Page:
Outfitted with spas and treadmills, Pooch Hotels are nearly the same as human accommodations, with one key difference: your dog might get a tummy-rub with their turndown service. These venues were all designed by dog-lovers whose main priority was canine comfort, regardless of the length of each guest's stay.
Dogs on daycare visits, for example, are sorted by size and temperament before entering one of multiple play areas. Monitored by human "Pack Leaders," they socialize amidst toys, treats, and wading pools at select locations, or run outside if the weather and facilities permit. Those who have booked a room for the night can relax in a private suite, outfitted with a glass door rather than bars. These range from standard to presidential and even palace suites?rooms outfitted with luxury bedding and flat-screen televisions tuned to dog-friendly programming. Customers might also schedule a spa appointment for their pooch, choosing from services such as baths, "pawdicures," and even facials.
The hotels pursue peace of mind for owners as actively as they pamper their dogs. Certain locations have installed web cameras in the play areas and suites, enabling people to check in on their pets and guilt them about the time they napped instead of writing a postcard. Staff remain on-hand at all times to welcome newcomers and care for already-snoozing pups.
Nestled among 151 private acres, Larkspur Farm’s 36-horse facility sets the spacious stage for education in the equine pursuits of hunting, jumping, and dressage under the tutelage of specialized trainers. All lessons take place year-round on the farm’s all-weather outdoor lesson ring or inside the 80’x120’ arena. Beginners establish riding skills by starting with one-on-one lessons that instill such fundamentals as mounting the horse, trotting, and applying enough gel to give your steed a mane mohawk. As riders advance, they matriculate to small group lessons of up to four riders that last one hour and cover more advanced techniques.
Larkspur Farm offers boarding facilities for privately owned horses, summer camp for boys and girls aged 7–14, and a sales and leasing program for horses and ponies.
A stone's throw from the North Salem Open Land and its 100s of miles of riding trails, Forget Me Not Farm helps riders become better equestrians. Trainers Joanna Benedetto and Caroline Flynn-Cote offer custom programs for both the horse and rider, focusing on individual attention for all clients. Private, semi-private, and group riding lessons are available for all experience levels and ages 5 and up. In addition to riding instruction, the facility?which boasts 24-hour personnel, along with expansive grass pastures and sand paddocks?offers boarding, leasing, showing, and meticulous care for horses in a warm and welcoming, safety-conscious environment.
The business's name is taken from Matt Lazarus's two pitbull terriers, Beauty and Bella, both of which are rescue pups. He chose this name as a reminder that his dedication for pet care comes from a deeply personal place. Clients can solicit Matt for a park trip or dog walk, or for more complicated services such as bulk food delivery or to set a personalized weight-loss regimen.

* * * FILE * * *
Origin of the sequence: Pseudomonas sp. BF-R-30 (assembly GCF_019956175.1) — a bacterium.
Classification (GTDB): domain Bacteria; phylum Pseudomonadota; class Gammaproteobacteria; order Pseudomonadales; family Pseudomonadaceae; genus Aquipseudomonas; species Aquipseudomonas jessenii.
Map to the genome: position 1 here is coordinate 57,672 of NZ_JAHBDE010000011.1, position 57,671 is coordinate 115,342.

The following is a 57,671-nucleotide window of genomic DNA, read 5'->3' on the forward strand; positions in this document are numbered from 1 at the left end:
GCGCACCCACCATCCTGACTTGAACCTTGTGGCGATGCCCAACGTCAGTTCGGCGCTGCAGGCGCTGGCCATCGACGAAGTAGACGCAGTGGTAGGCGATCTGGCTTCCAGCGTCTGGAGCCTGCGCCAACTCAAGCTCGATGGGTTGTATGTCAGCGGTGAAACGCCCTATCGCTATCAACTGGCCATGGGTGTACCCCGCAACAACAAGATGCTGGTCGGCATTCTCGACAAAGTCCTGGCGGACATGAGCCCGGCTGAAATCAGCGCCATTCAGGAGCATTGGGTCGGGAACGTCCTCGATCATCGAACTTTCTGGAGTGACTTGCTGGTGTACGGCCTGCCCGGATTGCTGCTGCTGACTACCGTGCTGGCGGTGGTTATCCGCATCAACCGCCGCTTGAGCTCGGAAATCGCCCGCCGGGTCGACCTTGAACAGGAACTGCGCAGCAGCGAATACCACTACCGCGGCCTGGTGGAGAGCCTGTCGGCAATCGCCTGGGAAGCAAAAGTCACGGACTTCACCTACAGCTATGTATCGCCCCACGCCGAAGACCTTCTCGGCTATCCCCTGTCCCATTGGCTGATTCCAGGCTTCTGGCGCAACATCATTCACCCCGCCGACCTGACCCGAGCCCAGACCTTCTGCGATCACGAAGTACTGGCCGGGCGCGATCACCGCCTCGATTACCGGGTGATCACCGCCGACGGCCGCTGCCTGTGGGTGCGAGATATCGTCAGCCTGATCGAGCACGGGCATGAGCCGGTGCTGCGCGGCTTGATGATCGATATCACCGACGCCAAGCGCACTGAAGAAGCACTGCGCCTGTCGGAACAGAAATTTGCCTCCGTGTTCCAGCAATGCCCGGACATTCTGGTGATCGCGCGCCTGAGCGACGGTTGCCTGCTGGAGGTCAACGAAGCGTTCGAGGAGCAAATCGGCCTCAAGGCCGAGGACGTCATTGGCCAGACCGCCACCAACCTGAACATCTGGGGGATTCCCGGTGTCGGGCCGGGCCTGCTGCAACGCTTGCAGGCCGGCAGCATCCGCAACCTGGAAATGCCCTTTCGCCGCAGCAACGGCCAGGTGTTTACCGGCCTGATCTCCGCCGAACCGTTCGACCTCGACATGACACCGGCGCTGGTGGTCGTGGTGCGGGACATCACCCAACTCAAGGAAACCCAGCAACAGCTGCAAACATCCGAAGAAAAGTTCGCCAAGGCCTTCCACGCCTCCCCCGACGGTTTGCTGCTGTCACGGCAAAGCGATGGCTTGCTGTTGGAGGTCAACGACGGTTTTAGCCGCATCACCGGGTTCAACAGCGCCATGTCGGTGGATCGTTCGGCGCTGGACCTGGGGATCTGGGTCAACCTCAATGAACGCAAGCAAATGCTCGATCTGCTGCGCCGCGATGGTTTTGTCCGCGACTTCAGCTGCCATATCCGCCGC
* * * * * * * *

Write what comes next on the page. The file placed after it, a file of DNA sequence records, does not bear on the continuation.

Guests at Summit Farm are greeted by a bucolic country scene: horses trot along in open fields, birds dart in and out of thickly wooded ridges, and a farm cat basks lazily in a sunny flowerbed with a belly full of field mice. The privately owned equestrian facility buzzes with activity. As a full-service stable, the farm offers lessons, boarding, showing, and party services while still leaving enough time to fit leisurely trail rides into the daily schedule. Summit Farm's 21-stall barn offers both a hot and cold wash stall and a heated office and tack room. Their indoor ring features a fully enclosed heated viewing area with coffee and other beverages for spectators, and a 130'x230' outdoor ring is also available.
Dedicated trainers expose their horses to a variety of disciplines, enabling them to accommodate many different riding styles and students, and occasionally enter steeds in local hunter paces and AA circuit competitions. The instructors also lead summer riding camps that help beginners acclimate with grooming, tacking, and riding activities. Jeans or long riding pants are required for all riders, along with riding boots and hair ties for kids with shoulder-length beards.
On the 15-acre parcel of countryside dubbed Winding Hill Riding Club & Show Stables, head instructor and trainer Christy Alexander-Van Eron coaches both horses and humans to become safe and successful competitors. She uses the facilities––including more than 40 paddocks, a pair of outdoor rings, and a large indoor arena renovated with new footing––to accomplish this task, which, in a way, has always been her life's work. Currently a Red Cross- and Horsemanship Safety Association-certified instructor, she's been riding since the age of five and has long been competing at a high level, including showing with hunters and jumpers throughout college. Over her career, she whittled instruction down to three key necessities to producing successful riders: riding for pleasure, competition, or sugar cubes.